“Eliminate reliance (and associated expense) on commercial TPPS”
That bullet point is from a slide entitled “DP3 Reform Overview and Objectives” presented during the recent Personal Property Forum (PPF). It indicates that USTC is considering a significant change in the DOD HHG invoice and payment process. The current TPPS (short for Third Party Payment System) is USBank’s Syncada payment platform, formerly known as PowerTrack. In short, it appears USTC is considering moving away from using Syncada for DOD HHG invoice payments, and moving toward having the government make payments directly.
In response to a question about the bullet point, Rick Marsh, Director of the Defense Personal Property Management Office, indicated they were reassessing use of the TPPS for financial reasons. He indicated that at the 1.6% fee, over $30 million was paid for the use of the TPPS and with Service budgets being constrained, it made sense to look at alternatives.
Chuck White, President of the International Association of Movers, indicated that while he was supportive of trying to save the 1.6% cost, it was important to the industry that payments be made in the same time frame as the current process. Mr. Marsh indicated that he believed the government could make payments quickly, citing the recent stimulus check distributions as an example.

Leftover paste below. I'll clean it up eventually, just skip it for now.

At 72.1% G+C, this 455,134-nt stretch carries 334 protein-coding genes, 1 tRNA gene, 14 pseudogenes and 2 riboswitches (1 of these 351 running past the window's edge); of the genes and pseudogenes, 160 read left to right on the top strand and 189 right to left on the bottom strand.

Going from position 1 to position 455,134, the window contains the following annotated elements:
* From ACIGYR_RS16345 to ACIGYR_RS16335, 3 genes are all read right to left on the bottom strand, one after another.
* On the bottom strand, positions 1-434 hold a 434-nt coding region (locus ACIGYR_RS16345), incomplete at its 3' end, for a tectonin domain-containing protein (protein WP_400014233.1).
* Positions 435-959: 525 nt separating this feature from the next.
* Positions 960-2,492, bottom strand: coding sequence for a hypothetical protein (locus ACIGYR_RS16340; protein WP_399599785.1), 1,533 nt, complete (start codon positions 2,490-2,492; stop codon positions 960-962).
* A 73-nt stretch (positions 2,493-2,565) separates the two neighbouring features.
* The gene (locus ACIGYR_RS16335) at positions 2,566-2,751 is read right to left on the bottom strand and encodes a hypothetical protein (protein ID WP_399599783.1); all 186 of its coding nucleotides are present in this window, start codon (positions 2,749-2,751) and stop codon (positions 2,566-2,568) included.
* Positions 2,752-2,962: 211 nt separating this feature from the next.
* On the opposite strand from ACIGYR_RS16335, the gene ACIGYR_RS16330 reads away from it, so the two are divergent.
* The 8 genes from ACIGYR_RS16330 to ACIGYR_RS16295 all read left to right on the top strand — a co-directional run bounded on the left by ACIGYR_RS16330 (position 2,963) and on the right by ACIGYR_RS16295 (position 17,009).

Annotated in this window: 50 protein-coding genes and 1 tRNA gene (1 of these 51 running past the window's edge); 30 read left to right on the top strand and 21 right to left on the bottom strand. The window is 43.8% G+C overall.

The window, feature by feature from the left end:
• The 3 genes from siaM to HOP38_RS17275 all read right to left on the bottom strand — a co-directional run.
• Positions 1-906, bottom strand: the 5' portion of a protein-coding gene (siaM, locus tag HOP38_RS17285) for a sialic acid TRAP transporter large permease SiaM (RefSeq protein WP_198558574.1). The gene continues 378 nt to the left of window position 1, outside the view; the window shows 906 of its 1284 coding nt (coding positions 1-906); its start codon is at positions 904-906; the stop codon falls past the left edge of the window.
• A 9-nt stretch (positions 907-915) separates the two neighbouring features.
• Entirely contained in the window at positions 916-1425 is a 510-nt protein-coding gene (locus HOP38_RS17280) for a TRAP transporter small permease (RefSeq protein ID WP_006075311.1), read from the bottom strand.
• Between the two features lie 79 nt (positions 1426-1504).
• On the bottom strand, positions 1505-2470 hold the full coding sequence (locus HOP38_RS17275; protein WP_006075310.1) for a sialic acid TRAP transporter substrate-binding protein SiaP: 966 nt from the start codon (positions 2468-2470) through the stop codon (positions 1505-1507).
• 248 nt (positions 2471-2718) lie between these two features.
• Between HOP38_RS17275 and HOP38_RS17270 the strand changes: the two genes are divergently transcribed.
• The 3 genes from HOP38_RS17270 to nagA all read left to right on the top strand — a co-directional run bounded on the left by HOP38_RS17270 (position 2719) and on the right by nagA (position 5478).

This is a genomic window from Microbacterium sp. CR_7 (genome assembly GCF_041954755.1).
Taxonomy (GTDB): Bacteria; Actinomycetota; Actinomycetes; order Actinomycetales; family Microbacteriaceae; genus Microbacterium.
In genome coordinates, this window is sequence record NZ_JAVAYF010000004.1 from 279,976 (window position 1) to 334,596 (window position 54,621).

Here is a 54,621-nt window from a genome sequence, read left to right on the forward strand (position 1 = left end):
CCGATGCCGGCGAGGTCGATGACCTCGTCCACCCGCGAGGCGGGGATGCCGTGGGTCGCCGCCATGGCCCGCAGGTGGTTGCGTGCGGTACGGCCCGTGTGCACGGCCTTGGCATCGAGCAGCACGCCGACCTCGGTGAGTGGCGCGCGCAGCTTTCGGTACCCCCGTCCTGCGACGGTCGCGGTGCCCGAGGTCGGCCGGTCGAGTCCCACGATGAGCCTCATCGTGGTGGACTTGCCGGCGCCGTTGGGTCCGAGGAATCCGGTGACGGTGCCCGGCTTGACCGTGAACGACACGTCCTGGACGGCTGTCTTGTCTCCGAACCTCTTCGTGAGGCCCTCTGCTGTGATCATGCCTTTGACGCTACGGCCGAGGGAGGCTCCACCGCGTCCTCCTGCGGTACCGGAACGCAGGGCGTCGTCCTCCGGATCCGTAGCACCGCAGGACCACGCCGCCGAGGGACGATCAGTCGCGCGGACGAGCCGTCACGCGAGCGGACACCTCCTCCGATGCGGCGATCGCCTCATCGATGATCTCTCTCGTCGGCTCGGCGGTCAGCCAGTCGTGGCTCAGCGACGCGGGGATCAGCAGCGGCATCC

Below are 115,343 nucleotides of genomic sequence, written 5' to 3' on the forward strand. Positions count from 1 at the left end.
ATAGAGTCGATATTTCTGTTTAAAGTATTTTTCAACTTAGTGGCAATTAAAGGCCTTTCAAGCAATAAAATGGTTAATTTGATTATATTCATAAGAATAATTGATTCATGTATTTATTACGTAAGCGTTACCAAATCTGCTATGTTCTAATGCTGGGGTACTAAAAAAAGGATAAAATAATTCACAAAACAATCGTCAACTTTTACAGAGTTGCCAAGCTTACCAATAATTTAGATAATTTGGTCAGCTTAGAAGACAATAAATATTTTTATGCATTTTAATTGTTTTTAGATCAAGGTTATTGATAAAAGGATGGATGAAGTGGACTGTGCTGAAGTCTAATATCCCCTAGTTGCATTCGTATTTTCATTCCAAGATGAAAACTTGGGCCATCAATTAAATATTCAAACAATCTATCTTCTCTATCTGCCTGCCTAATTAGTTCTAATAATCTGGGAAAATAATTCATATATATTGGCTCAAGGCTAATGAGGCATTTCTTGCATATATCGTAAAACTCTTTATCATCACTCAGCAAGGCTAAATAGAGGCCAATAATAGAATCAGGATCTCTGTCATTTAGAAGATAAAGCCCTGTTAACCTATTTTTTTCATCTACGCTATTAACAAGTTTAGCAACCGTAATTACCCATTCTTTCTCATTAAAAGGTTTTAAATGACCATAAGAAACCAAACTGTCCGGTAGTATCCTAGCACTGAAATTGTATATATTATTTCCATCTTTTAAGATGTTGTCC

Mr. White also asked whether this is something that would be implemented only under the GHC contract, or if the plans are to bring it into the current program. Mr. Marsh indicated that it wasn’t limited to any particular “business construct,” and it is something they are looking at addressing over the next couple of years department wide.
Bill Reed from DFAS then addressed the issue, and pointed out some challenges of moving away from using a TPPS. Mr. Reed highlighted the differences in regulations between the government directly making a payment and a payment made by US Bank. Among the points made by Mr. Reed were the need for the government to have the obligation on its books and pre-validated before payment could be made. He expressed concern that those requirements could delay payments to the industry.
Mr. Reed also questioned Mr. Marsh’s categorization of the $30+ million savings by pointing out the costs are borne by the TSPs, not the government. Mr. Marsh responded by saying that he believes that the $30+ million gets passed onto the government through TSPs rates. He then closed the discussion by stating that while there were a lot of things to consider and stakeholders to consult with a change like this, “nothing that is worth doing is ever easy.”